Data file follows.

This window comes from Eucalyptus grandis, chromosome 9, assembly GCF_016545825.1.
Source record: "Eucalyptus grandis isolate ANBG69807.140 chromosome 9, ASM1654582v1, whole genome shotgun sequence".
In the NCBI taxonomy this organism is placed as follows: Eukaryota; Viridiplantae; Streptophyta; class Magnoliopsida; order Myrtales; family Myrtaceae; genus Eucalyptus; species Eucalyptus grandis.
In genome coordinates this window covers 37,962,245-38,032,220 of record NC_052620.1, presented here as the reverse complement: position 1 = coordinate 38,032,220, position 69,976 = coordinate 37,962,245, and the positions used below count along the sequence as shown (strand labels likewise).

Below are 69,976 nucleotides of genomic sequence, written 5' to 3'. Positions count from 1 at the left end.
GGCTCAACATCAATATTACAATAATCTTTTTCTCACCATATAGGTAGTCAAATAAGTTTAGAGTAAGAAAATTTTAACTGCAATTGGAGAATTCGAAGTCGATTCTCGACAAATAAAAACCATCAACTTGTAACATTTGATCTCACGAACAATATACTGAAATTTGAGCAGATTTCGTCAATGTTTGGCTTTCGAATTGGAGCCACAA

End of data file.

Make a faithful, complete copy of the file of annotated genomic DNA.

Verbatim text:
This window comes from Eucalyptus grandis, chromosome 9, assembly GCF_016545825.1.
Source record: "Eucalyptus grandis isolate ANBG69807.140 chromosome 9, ASM1654582v1, whole genome shotgun sequence".
In the NCBI taxonomy this organism is placed as follows: Eukaryota; Viridiplantae; Streptophyta; class Magnoliopsida; order Myrtales; family Myrtaceae; genus Eucalyptus; species Eucalyptus grandis.
In genome coordinates this window covers 37,962,245-38,032,220 of record NC_052620.1, presented here as the reverse complement: position 1 = coordinate 38,032,220, position 69,976 = coordinate 37,962,245, and the positions used below count along the sequence as shown (strand labels likewise).

Below are 69,976 nucleotides of genomic sequence, written 5' to 3'. Positions count from 1 at the left end.
GGCTCAACATCAATATTACAATAATCTTTTTCTCACCATATAGGTAGTCAAATAAGTTTAGAGTAAGAAAATTTTAACTGCAATTGGAGAATTCGAAGTCGATTCTCGACAAATAAAAACCATCAACTTGTAACATTTGATCTCACGAACAATATACTGAAATTTGAGCAGATTTCGTCAATGTTTGGCTTTCGAATTGGAGCCACAA